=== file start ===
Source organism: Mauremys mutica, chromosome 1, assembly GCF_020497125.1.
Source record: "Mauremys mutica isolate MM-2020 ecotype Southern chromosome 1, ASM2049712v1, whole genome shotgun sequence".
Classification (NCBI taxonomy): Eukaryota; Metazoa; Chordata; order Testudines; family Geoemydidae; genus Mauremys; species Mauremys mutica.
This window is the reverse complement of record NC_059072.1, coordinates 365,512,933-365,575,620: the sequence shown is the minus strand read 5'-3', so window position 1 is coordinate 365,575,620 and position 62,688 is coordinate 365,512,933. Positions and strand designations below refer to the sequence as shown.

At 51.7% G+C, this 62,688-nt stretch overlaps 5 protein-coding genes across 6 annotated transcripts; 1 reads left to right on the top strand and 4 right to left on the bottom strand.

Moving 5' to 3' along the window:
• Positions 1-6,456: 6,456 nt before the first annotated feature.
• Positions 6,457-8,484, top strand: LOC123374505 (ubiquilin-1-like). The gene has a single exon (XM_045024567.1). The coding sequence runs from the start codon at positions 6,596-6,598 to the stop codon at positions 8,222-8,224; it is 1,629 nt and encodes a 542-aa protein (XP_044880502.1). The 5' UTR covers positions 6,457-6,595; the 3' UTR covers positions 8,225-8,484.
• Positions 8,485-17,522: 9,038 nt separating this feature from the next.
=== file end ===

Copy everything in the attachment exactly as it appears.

Source organism: Mauremys mutica, chromosome 1, assembly GCF_020497125.1.
Source record: "Mauremys mutica isolate MM-2020 ecotype Southern chromosome 1, ASM2049712v1, whole genome shotgun sequence".
Classification (NCBI taxonomy): Eukaryota; Metazoa; Chordata; order Testudines; family Geoemydidae; genus Mauremys; species Mauremys mutica.
This window is the reverse complement of record NC_059072.1, coordinates 365,512,933-365,575,620: the sequence shown is the minus strand read 5'-3', so window position 1 is coordinate 365,575,620 and position 62,688 is coordinate 365,512,933. Positions and strand designations below refer to the sequence as shown.

At 51.7% G+C, this 62,688-nt stretch overlaps 5 protein-coding genes across 6 annotated transcripts; 1 reads left to right on the top strand and 4 right to left on the bottom strand.

Moving 5' to 3' along the window:
• Positions 1-6,456: 6,456 nt before the first annotated feature.
• Positions 6,457-8,484, top strand: LOC123374505 (ubiquilin-1-like). The gene has a single exon (XM_045024567.1). The coding sequence runs from the start codon at positions 6,596-6,598 to the stop codon at positions 8,222-8,224; it is 1,629 nt and encodes a 542-aa protein (XP_044880502.1). The 5' UTR covers positions 6,457-6,595; the 3' UTR covers positions 8,225-8,484.
• Positions 8,485-17,522: 9,038 nt separating this feature from the next.